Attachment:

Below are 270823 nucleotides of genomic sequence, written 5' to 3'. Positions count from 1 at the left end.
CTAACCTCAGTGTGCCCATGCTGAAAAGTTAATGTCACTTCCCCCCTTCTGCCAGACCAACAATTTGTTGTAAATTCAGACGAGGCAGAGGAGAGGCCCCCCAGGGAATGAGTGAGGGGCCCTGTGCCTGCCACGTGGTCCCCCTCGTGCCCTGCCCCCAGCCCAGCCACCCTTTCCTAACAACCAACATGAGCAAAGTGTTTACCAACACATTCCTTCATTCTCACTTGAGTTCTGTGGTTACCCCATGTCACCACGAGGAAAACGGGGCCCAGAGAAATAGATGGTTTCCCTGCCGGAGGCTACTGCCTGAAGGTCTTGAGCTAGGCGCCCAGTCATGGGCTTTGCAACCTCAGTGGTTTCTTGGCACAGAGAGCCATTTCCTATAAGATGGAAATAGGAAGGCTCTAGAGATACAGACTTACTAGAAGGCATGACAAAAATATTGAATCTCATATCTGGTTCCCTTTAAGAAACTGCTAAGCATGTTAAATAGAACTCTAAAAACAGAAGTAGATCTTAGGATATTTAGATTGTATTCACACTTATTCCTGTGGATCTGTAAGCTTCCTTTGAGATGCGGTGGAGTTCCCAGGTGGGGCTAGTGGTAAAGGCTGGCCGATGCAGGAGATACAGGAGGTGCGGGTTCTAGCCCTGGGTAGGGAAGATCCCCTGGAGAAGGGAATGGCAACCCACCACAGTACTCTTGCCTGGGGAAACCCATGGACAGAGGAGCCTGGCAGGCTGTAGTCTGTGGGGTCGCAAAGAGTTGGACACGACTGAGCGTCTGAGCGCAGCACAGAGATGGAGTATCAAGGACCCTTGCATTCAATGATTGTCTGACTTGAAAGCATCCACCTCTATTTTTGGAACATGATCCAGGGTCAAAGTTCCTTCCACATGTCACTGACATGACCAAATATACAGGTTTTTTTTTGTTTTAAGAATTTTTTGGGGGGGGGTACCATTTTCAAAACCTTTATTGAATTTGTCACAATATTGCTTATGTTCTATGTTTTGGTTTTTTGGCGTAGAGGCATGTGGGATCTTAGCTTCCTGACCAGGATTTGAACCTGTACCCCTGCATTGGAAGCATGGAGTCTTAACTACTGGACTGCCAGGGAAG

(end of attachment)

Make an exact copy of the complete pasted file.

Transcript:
Below are 270823 nucleotides of genomic sequence, written 5' to 3'. Positions count from 1 at the left end.
CTAACCTCAGTGTGCCCATGCTGAAAAGTTAATGTCACTTCCCCCCTTCTGCCAGACCAACAATTTGTTGTAAATTCAGACGAGGCAGAGGAGAGGCCCCCCAGGGAATGAGTGAGGGGCCCTGTGCCTGCCACGTGGTCCCCCTCGTGCCCTGCCCCCAGCCCAGCCACCCTTTCCTAACAACCAACATGAGCAAAGTGTTTACCAACACATTCCTTCATTCTCACTTGAGTTCTGTGGTTACCCCATGTCACCACGAGGAAAACGGGGCCCAGAGAAATAGATGGTTTCCCTGCCGGAGGCTACTGCCTGAAGGTCTTGAGCTAGGCGCCCAGTCATGGGCTTTGCAACCTCAGTGGTTTCTTGGCACAGAGAGCCATTTCCTATAAGATGGAAATAGGAAGGCTCTAGAGATACAGACTTACTAGAAGGCATGACAAAAATATTGAATCTCATATCTGGTTCCCTTTAAGAAACTGCTAAGCATGTTAAATAGAACTCTAAAAACAGAAGTAGATCTTAGGATATTTAGATTGTATTCACACTTATTCCTGTGGATCTGTAAGCTTCCTTTGAGATGCGGTGGAGTTCCCAGGTGGGGCTAGTGGTAAAGGCTGGCCGATGCAGGAGATACAGGAGGTGCGGGTTCTAGCCCTGGGTAGGGAAGATCCCCTGGAGAAGGGAATGGCAACCCACCACAGTACTCTTGCCTGGGGAAACCCATGGACAGAGGAGCCTGGCAGGCTGTAGTCTGTGGGGTCGCAAAGAGTTGGACACGACTGAGCGTCTGAGCGCAGCACAGAGATGGAGTATCAAGGACCCTTGCATTCAATGATTGTCTGACTTGAAAGCATCCACCTCTATTTTTGGAACATGATCCAGGGTCAAAGTTCCTTCCACATGTCACTGACATGACCAAATATACAGGTTTTTTTTTGTTTTAAGAATTTTTTGGGGGGGGGTACCATTTTCAAAACCTTTATTGAATTTGTCACAATATTGCTTATGTTCTATGTTTTGGTTTTTTGGCGTAGAGGCATGTGGGATCTTAGCTTCCTGACCAGGATTTGAACCTGTACCCCTGCATTGGAAGCATGGAGTCTTAACTACTGGACTGCCAGGGAAG